Are Social Networks Really the Place to Find Love?

In the digital age, virtual love on social networks may seem appealing, but it often leads to disappointment, depression, and real-world dangers. A researcher warns of reduced self-control and anxiety, emphasizing the need for limits and regulations to protect users.

Are Social Networks Really the Place to Find Love?
Rolando Díaz Loving warns against the perils of excessive social media love.

In today's digital age, where smartphones and social networks have become integral parts of our daily lives, it's no surprise that young people are increasingly turning to the virtual realm to seek love and connection. However, according to Rolando Díaz Loving, an academic at the Faculty of Psychology of the UNAM, this surge in digital romance is giving rise to relationships that are often unstable and non-functional.

During a recent talk titled Love and Lovelessness in Social Networks, as part of the Cycle of New Dialogues organized by the General Directorates of Dissemination of Humanities and Dissemination of Science at UNAM. In the talk, Loving shared his insights into the world of virtual relationships. He pointed out that while some may see these connections as convenient and disposable, they frequently lead to more disappointments than pleasures, with episodes of depression and even suicide attempts becoming all too common.

At the heart of this issue lies the fact that human beings have an innate need for attachment and protection. In the digital age, this fundamental need is being channeled through communication devices rather than direct, personal interactions. Díaz Loving emphasized this point, saying, “We have an artifact or mobile device through which people can put a phrase and start receiving popcorn or little hearts. What does it mean when I put a photograph and someone puts a little heart? It means that the photo is excellent, or I look attractive, or they want to start a relationship.”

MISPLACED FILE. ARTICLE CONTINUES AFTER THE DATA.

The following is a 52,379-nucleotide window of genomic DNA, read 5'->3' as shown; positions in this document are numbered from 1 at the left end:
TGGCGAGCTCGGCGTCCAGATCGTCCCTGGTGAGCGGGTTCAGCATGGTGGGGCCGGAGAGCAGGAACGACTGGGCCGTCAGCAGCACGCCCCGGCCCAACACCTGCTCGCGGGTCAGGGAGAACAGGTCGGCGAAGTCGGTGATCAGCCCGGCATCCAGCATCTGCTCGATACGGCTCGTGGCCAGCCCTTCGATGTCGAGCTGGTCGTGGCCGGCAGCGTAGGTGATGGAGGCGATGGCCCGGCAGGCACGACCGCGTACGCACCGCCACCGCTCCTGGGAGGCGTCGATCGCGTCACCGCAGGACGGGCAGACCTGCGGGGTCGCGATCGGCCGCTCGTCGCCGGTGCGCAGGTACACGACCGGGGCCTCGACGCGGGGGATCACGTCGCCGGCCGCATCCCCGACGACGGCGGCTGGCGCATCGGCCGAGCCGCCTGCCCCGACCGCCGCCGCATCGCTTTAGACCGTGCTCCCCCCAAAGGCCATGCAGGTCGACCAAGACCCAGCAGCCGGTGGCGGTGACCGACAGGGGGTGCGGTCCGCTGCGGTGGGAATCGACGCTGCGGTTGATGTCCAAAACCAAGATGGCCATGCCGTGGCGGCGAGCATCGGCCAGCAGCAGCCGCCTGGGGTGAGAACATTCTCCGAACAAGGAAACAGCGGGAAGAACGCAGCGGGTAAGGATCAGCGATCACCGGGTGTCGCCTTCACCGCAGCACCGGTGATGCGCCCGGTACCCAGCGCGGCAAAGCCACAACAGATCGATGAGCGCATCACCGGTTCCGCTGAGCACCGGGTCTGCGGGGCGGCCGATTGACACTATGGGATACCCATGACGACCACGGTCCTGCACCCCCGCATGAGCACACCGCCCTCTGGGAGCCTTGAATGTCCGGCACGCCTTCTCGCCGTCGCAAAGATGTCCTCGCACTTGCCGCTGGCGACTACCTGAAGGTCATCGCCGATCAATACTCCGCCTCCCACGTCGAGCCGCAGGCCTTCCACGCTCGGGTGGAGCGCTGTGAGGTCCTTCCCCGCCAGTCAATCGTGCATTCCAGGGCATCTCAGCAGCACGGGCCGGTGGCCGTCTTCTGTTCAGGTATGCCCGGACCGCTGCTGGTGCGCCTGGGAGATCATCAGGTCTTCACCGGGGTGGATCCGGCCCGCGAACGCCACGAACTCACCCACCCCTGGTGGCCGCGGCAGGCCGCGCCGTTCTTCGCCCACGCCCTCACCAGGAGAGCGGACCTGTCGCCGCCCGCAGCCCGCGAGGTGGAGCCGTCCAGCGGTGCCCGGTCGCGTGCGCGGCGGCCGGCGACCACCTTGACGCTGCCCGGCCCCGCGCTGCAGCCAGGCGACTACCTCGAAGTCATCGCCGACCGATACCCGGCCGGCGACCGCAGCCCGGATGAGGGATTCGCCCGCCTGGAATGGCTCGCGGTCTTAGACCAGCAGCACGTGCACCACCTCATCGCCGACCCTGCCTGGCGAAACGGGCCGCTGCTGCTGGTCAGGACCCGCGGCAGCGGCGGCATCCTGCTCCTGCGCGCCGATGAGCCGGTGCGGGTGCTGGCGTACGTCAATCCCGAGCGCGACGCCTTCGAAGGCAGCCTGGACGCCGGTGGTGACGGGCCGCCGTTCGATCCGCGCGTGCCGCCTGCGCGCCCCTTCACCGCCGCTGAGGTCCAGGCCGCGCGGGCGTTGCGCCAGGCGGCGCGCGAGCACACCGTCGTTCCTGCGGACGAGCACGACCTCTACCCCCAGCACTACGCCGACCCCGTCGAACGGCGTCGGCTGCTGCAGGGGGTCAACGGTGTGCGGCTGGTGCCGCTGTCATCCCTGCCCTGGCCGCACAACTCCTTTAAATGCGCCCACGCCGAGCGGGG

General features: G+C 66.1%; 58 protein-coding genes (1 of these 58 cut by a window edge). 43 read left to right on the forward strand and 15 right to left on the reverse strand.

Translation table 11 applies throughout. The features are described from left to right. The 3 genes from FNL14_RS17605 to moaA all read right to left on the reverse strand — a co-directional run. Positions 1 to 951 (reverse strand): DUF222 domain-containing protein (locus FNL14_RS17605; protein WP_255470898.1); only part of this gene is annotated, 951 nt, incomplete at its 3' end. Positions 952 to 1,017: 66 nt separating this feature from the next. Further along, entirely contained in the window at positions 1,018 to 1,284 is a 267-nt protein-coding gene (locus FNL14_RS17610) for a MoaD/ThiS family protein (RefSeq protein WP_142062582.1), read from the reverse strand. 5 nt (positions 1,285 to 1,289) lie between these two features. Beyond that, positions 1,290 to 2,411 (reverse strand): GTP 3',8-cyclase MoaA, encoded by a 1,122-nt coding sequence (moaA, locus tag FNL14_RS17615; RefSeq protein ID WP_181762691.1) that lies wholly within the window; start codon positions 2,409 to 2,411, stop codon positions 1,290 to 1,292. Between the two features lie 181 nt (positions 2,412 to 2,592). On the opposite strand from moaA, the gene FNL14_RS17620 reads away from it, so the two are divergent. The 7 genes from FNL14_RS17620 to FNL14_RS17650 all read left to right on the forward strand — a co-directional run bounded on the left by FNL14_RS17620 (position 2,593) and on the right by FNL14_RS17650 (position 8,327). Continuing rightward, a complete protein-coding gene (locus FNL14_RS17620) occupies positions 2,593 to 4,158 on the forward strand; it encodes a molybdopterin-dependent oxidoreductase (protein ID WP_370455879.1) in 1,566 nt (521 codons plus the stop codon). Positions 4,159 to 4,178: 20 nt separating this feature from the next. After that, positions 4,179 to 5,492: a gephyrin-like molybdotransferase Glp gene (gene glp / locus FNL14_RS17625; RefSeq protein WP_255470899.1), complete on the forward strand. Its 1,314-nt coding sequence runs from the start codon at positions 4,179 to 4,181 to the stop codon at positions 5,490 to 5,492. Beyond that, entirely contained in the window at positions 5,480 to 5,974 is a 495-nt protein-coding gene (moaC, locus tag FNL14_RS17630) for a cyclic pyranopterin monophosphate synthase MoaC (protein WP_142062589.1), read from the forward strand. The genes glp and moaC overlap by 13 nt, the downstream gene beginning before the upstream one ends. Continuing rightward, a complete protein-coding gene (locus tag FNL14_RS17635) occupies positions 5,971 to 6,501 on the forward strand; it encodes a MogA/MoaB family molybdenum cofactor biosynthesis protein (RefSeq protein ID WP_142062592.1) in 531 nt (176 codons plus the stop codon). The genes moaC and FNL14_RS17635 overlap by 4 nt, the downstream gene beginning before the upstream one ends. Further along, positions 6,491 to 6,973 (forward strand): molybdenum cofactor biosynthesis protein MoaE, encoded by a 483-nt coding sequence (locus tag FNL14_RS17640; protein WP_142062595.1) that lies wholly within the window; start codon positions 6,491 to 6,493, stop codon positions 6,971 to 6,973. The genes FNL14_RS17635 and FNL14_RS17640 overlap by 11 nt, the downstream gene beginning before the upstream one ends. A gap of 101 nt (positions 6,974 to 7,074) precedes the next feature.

However, the illusion of connection that these virtual tokens create often falls short of fulfilling the more profound need for genuine affection, tenderness, and attention. Many people mistakenly believe that they can find this emotional fulfillment in the vast space of social networks.

Díaz Loving went on to highlight the negative effects of spending excessive time on social media and dating apps. These include reduced self-control, heightened states of anger, and increased anxiety levels. It's a stark reminder that what seems like harmless scrolling and swiping can have profound consequences on our mental well-being.

Moreover, the virtual world is not immune to real-world dangers. Díaz Loving cautioned that individuals who engage extensively in virtual relationships may find themselves susceptible to depression, harassment, violence, and even identity theft. The anonymity that online platforms provide can lead to unfortunate situations where individuals are exposed to harm without recourse.

Given the vast amount of information circulating on social networks without restrictions, it becomes imperative to consider mechanisms to establish limits. This may involve platform regulations or legislation to safeguard users from the potential dangers of the digital world.

In conclusion, while digital devices and social networks have undoubtedly revolutionized the way we connect with others, it is crucial to approach virtual love and relationships with caution. The allure of likes, comments, and virtual gestures may seem appealing, but they should never substitute for the genuine human connections that offer love, support, and protection in the real world. As we navigate this brave new world of digital relationships, it's essential to prioritize our mental health and well-being and seek genuine connections that go beyond the confines of our screens.